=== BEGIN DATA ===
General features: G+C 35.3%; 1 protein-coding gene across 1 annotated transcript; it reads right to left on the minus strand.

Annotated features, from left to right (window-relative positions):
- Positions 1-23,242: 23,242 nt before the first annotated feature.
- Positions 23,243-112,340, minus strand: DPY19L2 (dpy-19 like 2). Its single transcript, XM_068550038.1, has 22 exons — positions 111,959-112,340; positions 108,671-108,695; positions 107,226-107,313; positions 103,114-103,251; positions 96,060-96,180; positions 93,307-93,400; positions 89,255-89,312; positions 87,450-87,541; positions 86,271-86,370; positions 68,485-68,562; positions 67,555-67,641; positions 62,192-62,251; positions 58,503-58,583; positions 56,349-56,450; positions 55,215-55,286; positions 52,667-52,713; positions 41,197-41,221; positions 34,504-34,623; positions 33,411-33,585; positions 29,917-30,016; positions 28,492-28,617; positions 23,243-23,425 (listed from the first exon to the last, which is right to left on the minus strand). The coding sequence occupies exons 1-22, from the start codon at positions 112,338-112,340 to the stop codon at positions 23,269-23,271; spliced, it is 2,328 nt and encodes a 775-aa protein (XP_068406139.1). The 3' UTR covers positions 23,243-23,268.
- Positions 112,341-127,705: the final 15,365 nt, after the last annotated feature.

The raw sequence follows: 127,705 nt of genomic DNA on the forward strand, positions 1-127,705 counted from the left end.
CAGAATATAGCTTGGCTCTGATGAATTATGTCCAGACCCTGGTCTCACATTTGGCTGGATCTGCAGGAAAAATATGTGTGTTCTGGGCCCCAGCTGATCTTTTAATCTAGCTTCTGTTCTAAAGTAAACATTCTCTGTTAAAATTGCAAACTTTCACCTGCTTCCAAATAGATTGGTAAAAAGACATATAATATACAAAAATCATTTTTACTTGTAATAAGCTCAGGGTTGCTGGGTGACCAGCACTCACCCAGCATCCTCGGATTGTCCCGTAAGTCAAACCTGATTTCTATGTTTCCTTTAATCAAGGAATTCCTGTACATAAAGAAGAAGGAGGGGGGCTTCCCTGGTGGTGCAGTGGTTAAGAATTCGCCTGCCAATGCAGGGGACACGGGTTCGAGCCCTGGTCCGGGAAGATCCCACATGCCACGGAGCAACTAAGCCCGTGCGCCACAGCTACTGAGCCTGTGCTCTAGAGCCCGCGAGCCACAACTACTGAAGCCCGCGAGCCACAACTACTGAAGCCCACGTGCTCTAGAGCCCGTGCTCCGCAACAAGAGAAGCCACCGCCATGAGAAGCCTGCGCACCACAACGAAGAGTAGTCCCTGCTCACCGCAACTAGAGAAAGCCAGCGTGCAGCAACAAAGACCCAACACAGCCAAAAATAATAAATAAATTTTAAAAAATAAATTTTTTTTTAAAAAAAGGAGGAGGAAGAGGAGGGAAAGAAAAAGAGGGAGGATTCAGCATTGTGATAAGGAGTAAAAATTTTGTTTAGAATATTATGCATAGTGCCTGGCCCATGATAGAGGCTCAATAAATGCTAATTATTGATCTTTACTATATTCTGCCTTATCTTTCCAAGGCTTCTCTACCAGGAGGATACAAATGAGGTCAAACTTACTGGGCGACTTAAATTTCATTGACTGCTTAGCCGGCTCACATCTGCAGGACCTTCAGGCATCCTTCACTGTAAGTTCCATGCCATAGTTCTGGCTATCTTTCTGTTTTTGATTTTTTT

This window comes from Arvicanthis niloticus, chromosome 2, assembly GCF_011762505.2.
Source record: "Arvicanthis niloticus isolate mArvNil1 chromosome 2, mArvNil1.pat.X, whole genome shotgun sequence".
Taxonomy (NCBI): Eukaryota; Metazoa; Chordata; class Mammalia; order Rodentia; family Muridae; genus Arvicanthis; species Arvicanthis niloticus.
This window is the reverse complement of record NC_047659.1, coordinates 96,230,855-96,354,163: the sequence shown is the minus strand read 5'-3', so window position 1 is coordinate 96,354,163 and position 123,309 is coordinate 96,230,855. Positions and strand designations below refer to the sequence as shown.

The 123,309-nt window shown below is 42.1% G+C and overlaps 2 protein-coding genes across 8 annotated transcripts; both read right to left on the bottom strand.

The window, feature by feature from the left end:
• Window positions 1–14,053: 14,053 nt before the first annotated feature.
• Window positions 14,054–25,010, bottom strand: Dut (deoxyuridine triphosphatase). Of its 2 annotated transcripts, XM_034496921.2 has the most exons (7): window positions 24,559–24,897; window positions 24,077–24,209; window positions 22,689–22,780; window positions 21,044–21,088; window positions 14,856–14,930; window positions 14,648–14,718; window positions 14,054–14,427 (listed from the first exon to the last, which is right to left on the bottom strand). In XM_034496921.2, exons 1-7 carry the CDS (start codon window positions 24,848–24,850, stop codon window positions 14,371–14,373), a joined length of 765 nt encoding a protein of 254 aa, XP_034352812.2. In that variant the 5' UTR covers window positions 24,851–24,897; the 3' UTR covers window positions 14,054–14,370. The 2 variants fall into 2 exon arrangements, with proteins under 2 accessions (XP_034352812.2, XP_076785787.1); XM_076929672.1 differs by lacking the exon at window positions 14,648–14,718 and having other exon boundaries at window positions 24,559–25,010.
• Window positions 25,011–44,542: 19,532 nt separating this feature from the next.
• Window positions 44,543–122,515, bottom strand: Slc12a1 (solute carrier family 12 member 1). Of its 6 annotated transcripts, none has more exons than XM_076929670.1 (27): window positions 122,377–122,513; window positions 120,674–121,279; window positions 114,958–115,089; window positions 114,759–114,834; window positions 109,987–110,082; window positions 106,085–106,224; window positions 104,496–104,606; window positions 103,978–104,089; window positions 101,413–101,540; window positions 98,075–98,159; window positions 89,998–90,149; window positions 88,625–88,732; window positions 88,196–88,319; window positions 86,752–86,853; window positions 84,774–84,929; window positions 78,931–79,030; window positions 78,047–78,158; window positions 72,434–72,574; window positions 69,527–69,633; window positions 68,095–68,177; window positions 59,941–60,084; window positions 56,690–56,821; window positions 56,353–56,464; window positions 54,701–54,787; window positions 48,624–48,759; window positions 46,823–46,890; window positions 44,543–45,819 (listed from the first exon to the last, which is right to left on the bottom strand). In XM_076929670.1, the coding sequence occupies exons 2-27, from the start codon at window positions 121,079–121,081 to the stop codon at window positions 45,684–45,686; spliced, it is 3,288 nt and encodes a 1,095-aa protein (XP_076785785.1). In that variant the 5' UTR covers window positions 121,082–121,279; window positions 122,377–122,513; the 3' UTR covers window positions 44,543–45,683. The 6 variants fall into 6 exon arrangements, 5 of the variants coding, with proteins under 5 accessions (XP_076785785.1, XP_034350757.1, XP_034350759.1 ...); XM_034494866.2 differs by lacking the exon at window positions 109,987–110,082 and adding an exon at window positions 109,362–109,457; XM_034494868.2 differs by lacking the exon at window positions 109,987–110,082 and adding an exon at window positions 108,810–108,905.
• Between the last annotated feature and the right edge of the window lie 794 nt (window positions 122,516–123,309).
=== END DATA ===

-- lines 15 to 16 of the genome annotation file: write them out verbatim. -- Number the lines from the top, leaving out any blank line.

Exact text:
• Window positions 14,054–25,010, bottom strand: Dut (deoxyuridine triphosphatase). Of its 2 annotated transcripts, XM_034496921.2 has the most exons (7): window positions 24,559–24,897; window positions 24,077–24,209; window positions 22,689–22,780; window positions 21,044–21,088; window positions 14,856–14,930; window positions 14,648–14,718; window positions 14,054–14,427 (listed from the first exon to the last, which is right to left on the bottom strand). In XM_034496921.2, exons 1-7 carry the CDS (start codon window positions 24,848–24,850, stop codon window positions 14,371–14,373), a joined length of 765 nt encoding a protein of 254 aa, XP_034352812.2. In that variant the 5' UTR covers window positions 24,851–24,897; the 3' UTR covers window positions 14,054–14,370. The 2 variants fall into 2 exon arrangements, with proteins under 2 accessions (XP_034352812.2, XP_076785787.1); XM_076929672.1 differs by lacking the exon at window positions 14,648–14,718 and having other exon boundaries at window positions 24,559–25,010.
• Window positions 25,011–44,542: 19,532 nt separating this feature from the next.